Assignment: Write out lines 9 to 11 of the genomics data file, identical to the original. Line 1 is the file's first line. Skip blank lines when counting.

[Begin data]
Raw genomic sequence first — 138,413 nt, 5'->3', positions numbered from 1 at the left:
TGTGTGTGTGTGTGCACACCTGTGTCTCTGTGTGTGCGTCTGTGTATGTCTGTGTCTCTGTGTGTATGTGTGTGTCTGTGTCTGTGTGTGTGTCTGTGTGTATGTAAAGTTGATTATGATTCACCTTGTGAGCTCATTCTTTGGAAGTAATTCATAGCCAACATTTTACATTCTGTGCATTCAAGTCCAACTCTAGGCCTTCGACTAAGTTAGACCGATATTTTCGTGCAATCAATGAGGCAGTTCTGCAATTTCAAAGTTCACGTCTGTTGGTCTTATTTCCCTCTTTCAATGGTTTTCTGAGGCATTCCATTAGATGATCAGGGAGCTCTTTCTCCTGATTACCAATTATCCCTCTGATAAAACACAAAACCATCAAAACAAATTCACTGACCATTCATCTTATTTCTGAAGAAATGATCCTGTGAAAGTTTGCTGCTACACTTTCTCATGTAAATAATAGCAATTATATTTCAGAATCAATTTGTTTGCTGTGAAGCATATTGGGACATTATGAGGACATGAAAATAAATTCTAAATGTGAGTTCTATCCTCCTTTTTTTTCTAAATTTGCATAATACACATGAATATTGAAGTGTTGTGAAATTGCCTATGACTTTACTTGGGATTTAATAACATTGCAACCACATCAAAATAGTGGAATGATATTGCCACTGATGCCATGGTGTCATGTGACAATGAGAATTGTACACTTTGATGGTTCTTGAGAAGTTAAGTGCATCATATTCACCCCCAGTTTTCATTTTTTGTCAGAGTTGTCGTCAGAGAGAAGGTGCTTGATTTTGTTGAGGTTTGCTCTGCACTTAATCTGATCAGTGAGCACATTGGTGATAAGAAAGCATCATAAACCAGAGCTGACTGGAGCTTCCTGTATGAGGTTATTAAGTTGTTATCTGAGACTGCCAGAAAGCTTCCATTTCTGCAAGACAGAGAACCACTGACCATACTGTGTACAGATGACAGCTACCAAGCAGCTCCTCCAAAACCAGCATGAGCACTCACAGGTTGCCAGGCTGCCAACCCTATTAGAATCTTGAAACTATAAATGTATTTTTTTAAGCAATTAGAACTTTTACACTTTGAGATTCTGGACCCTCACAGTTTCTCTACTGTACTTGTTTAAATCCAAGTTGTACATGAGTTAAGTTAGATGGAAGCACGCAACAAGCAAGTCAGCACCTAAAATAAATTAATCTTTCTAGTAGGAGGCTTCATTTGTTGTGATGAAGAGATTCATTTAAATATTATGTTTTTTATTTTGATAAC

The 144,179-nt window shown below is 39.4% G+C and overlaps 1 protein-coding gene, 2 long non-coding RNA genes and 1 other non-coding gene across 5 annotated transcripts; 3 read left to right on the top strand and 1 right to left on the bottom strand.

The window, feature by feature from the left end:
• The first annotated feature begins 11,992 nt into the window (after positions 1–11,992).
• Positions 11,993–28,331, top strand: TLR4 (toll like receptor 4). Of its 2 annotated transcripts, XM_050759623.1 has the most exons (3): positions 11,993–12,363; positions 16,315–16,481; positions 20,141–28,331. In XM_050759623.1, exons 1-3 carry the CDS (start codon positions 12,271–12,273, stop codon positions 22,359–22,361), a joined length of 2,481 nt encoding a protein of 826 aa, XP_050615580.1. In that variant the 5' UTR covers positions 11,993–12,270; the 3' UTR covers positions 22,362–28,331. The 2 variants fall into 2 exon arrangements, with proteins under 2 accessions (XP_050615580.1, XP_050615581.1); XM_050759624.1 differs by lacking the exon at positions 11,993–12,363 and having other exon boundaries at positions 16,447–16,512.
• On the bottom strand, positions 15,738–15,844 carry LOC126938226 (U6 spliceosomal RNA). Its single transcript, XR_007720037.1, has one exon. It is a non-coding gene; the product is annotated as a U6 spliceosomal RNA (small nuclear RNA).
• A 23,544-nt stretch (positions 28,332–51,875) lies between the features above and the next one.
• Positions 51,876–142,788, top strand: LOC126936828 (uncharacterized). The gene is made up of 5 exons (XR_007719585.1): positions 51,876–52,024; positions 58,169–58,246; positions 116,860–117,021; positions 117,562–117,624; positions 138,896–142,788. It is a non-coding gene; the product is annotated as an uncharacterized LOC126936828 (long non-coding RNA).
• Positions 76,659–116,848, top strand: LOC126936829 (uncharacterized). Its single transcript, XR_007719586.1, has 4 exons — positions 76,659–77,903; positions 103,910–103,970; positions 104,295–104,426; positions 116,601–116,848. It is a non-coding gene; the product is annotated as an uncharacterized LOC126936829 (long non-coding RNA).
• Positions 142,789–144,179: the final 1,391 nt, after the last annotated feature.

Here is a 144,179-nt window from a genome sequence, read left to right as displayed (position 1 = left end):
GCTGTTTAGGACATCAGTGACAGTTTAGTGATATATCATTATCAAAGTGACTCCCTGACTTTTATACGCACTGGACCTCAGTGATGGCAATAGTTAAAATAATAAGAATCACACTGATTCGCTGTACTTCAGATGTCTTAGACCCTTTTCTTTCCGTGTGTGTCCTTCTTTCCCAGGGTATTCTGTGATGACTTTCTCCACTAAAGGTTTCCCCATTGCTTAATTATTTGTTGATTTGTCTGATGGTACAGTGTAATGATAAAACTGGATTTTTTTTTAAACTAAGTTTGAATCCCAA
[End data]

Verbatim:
• Positions 51,876–142,788, top strand: LOC126936828 (uncharacterized). The gene is made up of 5 exons (XR_007719585.1): positions 51,876–52,024; positions 58,169–58,246; positions 116,860–117,021; positions 117,562–117,624; positions 138,896–142,788. It is a non-coding gene; the product is annotated as an uncharacterized LOC126936828 (long non-coding RNA).
• Positions 76,659–116,848, top strand: LOC126936829 (uncharacterized). Its single transcript, XR_007719586.1, has 4 exons — positions 76,659–77,903; positions 103,910–103,970; positions 104,295–104,426; positions 116,601–116,848. It is a non-coding gene; the product is annotated as an uncharacterized LOC126936829 (long non-coding RNA).
• Positions 142,789–144,179: the final 1,391 nt, after the last annotated feature.